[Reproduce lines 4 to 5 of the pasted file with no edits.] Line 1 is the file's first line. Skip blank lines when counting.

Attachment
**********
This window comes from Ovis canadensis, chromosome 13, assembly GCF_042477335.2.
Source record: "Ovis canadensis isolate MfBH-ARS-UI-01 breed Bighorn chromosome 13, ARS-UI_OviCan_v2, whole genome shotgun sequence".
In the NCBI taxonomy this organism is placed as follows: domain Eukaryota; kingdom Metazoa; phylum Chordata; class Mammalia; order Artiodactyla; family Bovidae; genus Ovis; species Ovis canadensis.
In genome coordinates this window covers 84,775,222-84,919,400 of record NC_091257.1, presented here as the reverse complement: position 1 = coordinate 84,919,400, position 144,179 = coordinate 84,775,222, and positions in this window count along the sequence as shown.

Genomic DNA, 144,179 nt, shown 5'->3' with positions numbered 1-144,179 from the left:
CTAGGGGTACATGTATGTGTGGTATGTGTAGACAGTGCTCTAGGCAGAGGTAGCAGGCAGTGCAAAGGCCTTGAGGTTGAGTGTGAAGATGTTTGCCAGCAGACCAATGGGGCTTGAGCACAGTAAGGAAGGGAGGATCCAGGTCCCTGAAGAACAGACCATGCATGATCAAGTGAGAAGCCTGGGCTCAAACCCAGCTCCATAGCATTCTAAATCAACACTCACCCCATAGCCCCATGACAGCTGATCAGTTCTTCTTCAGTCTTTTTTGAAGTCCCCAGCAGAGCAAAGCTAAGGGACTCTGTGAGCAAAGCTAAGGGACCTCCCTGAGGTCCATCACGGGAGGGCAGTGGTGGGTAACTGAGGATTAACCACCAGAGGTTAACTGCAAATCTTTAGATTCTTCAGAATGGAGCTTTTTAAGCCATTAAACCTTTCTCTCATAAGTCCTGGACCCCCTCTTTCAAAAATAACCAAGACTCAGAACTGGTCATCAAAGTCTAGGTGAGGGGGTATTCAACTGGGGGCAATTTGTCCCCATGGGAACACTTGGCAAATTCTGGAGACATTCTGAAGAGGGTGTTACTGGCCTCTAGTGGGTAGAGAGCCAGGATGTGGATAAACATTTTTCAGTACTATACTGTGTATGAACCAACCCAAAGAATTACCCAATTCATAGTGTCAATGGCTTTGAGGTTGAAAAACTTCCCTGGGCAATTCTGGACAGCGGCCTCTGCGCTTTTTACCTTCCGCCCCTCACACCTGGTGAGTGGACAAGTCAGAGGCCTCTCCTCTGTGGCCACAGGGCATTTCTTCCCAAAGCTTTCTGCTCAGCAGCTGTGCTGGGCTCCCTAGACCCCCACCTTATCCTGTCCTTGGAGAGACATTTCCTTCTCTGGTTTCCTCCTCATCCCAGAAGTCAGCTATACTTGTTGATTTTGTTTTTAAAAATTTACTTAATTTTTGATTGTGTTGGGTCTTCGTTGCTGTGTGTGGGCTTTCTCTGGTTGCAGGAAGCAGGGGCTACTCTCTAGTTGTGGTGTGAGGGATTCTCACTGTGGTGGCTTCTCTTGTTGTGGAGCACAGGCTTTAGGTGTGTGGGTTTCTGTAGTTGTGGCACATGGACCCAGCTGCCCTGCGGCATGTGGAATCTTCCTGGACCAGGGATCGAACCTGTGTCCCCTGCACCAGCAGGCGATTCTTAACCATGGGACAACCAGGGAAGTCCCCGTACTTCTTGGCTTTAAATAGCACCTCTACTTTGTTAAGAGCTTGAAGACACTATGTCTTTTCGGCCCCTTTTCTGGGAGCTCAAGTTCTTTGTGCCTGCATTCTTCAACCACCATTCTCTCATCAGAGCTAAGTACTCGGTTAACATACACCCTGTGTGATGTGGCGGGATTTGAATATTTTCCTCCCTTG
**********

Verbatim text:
In genome coordinates this window covers 84,775,222-84,919,400 of record NC_091257.1, presented here as the reverse complement: position 1 = coordinate 84,919,400, position 144,179 = coordinate 84,775,222, and positions in this window count along the sequence as shown.

Genomic DNA, 144,179 nt, shown 5'->3' with positions numbered 1-144,179 from the left: